Leaders simply spend more money on thought leadership marketing as a percentage of revenue than do laggards, 2.3% to 1.4%. The money the leaders spend – on writers, editors, staff, publications, conferences, and more – comes back to them, first as leads, then as revenue.

Leaders also track the impact of their investment, remembering that you can’t manage what you can’t measure. Indeed, 79% of leaders have metrics in place by which to judge the success and effectiveness of their thought leadership marketing efforts as opposed to 41% of the laggards. By tracking success, leaders create a virtuous circle that attracts more investment to their thought leadership content development and marketing by proving its value to the whole organization.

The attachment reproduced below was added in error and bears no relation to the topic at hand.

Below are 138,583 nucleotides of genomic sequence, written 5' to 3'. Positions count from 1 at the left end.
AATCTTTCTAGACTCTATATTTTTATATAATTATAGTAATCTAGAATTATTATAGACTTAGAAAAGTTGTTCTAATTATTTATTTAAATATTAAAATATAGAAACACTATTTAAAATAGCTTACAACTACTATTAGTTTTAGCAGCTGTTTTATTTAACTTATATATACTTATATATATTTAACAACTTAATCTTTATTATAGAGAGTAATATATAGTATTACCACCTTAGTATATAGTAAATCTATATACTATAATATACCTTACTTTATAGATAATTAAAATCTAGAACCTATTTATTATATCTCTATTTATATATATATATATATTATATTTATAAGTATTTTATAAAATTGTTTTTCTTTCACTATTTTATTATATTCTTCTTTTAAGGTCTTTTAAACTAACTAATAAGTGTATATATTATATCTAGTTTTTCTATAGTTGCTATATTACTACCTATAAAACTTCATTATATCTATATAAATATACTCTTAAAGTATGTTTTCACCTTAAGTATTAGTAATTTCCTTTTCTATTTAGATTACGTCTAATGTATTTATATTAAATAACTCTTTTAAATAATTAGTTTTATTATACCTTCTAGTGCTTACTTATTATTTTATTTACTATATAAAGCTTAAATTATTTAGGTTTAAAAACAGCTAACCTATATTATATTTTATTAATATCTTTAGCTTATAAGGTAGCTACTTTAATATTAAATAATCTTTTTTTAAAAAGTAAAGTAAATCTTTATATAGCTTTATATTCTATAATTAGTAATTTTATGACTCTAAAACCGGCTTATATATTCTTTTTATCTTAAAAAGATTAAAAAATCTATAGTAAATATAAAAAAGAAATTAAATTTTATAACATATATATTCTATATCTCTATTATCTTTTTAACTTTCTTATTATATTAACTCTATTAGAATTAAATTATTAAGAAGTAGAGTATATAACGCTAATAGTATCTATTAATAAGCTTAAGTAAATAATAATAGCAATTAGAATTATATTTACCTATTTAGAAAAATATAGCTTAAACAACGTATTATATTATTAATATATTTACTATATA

Leaders put thought leadership marketing in the hands of marketing… which makes sense, doesn’t it? In 56% of our leaders, content development reports to marketing; only 41% of laggards’ content developers report to marketing. Putting a consulting firm’s marketing leader in charge of thought leadership bears many fruits. It puts the entire firm on notice that thought leadership is being taken seriously by the C-suite, and thereby focuses the attention of partners and consultants – the source of the insights that potential clients are seeking. Lodging responsibility in one function, rather than distributing it, also make it easier for a firm to focus on and follow the eight habits of successful thought leadership marketing.